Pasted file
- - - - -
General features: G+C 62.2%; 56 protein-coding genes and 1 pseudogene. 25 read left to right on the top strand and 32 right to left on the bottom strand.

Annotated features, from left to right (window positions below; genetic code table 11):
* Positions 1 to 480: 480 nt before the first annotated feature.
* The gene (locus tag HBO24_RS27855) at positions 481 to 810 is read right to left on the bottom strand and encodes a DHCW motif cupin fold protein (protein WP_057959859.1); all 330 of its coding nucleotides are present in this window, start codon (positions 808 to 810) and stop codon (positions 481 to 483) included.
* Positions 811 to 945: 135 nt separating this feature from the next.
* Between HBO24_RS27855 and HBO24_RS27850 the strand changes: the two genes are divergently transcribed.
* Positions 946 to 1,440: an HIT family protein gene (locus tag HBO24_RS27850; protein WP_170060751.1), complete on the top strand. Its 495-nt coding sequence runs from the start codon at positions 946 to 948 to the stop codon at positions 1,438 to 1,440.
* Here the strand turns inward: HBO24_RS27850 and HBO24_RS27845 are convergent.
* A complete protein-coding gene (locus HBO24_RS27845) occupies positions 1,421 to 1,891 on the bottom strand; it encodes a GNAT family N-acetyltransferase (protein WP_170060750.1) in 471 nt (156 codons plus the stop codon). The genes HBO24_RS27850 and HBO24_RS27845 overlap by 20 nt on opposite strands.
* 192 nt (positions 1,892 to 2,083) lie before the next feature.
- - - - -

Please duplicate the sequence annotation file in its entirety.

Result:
General features: G+C 62.2%; 56 protein-coding genes and 1 pseudogene. 25 read left to right on the top strand and 32 right to left on the bottom strand.

Annotated features, from left to right (window positions below; genetic code table 11):
* Positions 1 to 480: 480 nt before the first annotated feature.
* The gene (locus tag HBO24_RS27855) at positions 481 to 810 is read right to left on the bottom strand and encodes a DHCW motif cupin fold protein (protein WP_057959859.1); all 330 of its coding nucleotides are present in this window, start codon (positions 808 to 810) and stop codon (positions 481 to 483) included.
* Positions 811 to 945: 135 nt separating this feature from the next.
* Between HBO24_RS27855 and HBO24_RS27850 the strand changes: the two genes are divergently transcribed.
* Positions 946 to 1,440: an HIT family protein gene (locus tag HBO24_RS27850; protein WP_170060751.1), complete on the top strand. Its 495-nt coding sequence runs from the start codon at positions 946 to 948 to the stop codon at positions 1,438 to 1,440.
* Here the strand turns inward: HBO24_RS27850 and HBO24_RS27845 are convergent.
* A complete protein-coding gene (locus HBO24_RS27845) occupies positions 1,421 to 1,891 on the bottom strand; it encodes a GNAT family N-acetyltransferase (protein WP_170060750.1) in 471 nt (156 codons plus the stop codon). The genes HBO24_RS27850 and HBO24_RS27845 overlap by 20 nt on opposite strands.
* 192 nt (positions 1,892 to 2,083) lie before the next feature.